‘Cynical fearmongering’ over press outrage at legal aid for speedboat killer

‘Cynical fearmongering’ over press outrage at legal aid for speedboat killer

The defence firm representing a convicted killer who has absconded have denied being ‘professional embarrassed’ following an outcry over the granting of legal aid for his appeal. Jack Shepherd was found guilty in his absence in July of the manslaughter of Charlotte Brown, 24, who drowned after he drunkenly flipped his boat while showing off late at night on the Thames.

The woman’s father accused Shepherd of ‘making a mockery of justice’ by appealing his conviction while receiving ‘tens of thousands of pounds of legal aid money to launch an appeal’. The justice secretary David Gauke last week promised to review the decision to allow legal aid for Shepherd to appeal his six-year jail sentence despite having been on the run since March 2018. The defence firm representing the man said that they received ‘less than £30,000’ for representing their client at trial and had ‘absolutely no idea’ where the figures of £93,000 or £100,000 came from as reported in the Daily Mail and that ‘95% of our legal aid work’ was done by the time their client absconded.

In a statement on the firm’s website, Tuckers insisted that it was ‘not professionally embarrassed because the client has not attended his hearing’. It pointed out that they were ‘criminal defence solicitors and have an important role in the criminal justice system to represent those accused of criminal offences. We represent. We do not judge.’

‘We represent our clients without prejudice and to the best of our ability,’ the statement continued. ‘That professionalism and duty does not go away because of the perceived morally dubious actions of any particular client (and in the context of a criminal lawyer that would be absurd).’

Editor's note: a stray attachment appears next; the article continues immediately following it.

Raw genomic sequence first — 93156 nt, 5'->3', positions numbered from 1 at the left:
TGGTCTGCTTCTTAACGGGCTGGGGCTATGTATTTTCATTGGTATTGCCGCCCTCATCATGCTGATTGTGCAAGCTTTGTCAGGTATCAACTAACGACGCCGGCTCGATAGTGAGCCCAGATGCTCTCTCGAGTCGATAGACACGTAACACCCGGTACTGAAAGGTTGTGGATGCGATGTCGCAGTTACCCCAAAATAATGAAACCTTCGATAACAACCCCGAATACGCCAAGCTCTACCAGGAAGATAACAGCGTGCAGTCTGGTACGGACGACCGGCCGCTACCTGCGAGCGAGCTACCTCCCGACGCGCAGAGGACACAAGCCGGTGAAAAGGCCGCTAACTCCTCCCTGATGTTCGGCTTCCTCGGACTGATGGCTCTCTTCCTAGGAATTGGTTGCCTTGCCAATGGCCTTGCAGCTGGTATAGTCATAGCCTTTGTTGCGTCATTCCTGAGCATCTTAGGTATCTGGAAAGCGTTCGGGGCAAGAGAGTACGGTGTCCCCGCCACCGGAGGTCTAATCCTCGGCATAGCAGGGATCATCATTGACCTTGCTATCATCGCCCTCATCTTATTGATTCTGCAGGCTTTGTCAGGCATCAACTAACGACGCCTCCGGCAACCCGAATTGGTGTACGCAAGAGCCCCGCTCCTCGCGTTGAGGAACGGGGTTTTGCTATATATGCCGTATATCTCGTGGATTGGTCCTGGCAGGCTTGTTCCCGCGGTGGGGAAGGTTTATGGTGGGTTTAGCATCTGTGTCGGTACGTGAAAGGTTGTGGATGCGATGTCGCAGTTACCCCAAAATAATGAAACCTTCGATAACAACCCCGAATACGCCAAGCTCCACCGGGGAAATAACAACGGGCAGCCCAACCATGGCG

According to a report in the Daily Telegraph, ‘a source close to Gauke’ said that he ‘understands and sympathises’ with public concern. ‘But in exploring this he is clear that we must not do anything that would make judges less likely to proceed with a trial for an absent defendant because of fear they would not be properly represented,’ the source said. ‘He is particularly mindful that victims’ families could be left without justice for years where courts consider themselves unable to try an absent defendant.’

The anonymous blogger the Secret Barrister argued that press coverage amounted to ‘calculated, cynical and dishonest fearmongering’ of what legal aid is. ‘If I were equally cynical, I’d suggest that this antagonising of the public against legal aid is a precursor the publication of the overdue LASPO report which will be damning of the damage done to people’s lives, in the hope that public rage will be diverted onto the Jack Shepherds and their lawyers, instead of the real villains in the legal aid scandal – the government.’